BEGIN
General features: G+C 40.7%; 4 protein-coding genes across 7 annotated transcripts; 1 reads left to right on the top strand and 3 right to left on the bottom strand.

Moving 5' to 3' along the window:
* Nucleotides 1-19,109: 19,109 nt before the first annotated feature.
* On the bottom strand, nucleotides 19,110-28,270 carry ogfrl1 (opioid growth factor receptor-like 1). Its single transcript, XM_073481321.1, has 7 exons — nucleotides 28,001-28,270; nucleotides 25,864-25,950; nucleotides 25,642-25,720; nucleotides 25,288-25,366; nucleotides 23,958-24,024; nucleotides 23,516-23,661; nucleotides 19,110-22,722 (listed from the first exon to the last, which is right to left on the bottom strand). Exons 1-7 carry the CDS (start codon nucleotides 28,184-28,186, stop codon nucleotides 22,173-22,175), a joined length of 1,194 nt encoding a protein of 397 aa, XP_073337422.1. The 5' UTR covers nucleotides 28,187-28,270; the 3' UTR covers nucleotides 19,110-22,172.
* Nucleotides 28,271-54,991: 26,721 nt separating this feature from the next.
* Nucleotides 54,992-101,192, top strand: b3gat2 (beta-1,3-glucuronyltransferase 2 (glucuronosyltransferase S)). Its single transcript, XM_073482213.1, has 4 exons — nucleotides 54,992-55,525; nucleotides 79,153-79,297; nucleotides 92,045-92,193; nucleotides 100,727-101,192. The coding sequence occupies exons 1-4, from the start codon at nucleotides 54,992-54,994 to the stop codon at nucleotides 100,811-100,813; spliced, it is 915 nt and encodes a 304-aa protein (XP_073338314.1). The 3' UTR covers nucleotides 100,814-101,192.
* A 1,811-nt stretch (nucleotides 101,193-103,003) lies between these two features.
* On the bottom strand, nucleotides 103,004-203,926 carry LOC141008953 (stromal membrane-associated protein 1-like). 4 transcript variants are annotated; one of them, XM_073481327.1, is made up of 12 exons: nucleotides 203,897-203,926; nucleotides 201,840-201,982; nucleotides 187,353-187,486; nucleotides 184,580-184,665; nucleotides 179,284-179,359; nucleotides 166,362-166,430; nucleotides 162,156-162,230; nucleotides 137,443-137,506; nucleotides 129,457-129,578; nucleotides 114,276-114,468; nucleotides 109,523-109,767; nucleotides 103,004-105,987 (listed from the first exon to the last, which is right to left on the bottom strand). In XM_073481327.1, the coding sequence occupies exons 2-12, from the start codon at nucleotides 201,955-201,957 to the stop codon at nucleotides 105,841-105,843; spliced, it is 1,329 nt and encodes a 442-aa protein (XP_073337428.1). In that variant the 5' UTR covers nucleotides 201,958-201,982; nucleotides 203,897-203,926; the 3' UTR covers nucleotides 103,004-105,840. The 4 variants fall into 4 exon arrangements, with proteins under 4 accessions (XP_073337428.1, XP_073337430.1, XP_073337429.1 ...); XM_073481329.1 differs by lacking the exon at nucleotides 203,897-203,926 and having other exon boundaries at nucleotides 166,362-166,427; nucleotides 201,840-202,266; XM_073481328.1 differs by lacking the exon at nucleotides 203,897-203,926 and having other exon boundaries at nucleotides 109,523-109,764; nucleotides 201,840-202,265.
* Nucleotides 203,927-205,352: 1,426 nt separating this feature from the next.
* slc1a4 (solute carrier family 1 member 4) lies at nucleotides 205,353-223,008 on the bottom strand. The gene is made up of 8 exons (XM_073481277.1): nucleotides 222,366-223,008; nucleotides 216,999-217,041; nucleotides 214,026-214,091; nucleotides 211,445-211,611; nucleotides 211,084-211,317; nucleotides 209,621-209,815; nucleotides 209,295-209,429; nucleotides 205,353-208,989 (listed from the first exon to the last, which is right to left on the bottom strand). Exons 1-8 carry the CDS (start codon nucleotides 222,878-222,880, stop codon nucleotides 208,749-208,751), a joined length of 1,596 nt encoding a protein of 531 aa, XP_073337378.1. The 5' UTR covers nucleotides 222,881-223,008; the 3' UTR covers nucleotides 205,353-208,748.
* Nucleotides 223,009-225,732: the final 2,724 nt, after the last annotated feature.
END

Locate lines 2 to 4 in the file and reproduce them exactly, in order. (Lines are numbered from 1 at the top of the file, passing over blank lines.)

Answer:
Moving 5' to 3' along the window:
* Nucleotides 1-19,109: 19,109 nt before the first annotated feature.
* On the bottom strand, nucleotides 19,110-28,270 carry ogfrl1 (opioid growth factor receptor-like 1). Its single transcript, XM_073481321.1, has 7 exons — nucleotides 28,001-28,270; nucleotides 25,864-25,950; nucleotides 25,642-25,720; nucleotides 25,288-25,366; nucleotides 23,958-24,024; nucleotides 23,516-23,661; nucleotides 19,110-22,722 (listed from the first exon to the last, which is right to left on the bottom strand). Exons 1-7 carry the CDS (start codon nucleotides 28,184-28,186, stop codon nucleotides 22,173-22,175), a joined length of 1,194 nt encoding a protein of 397 aa, XP_073337422.1. The 5' UTR covers nucleotides 28,187-28,270; the 3' UTR covers nucleotides 19,110-22,172.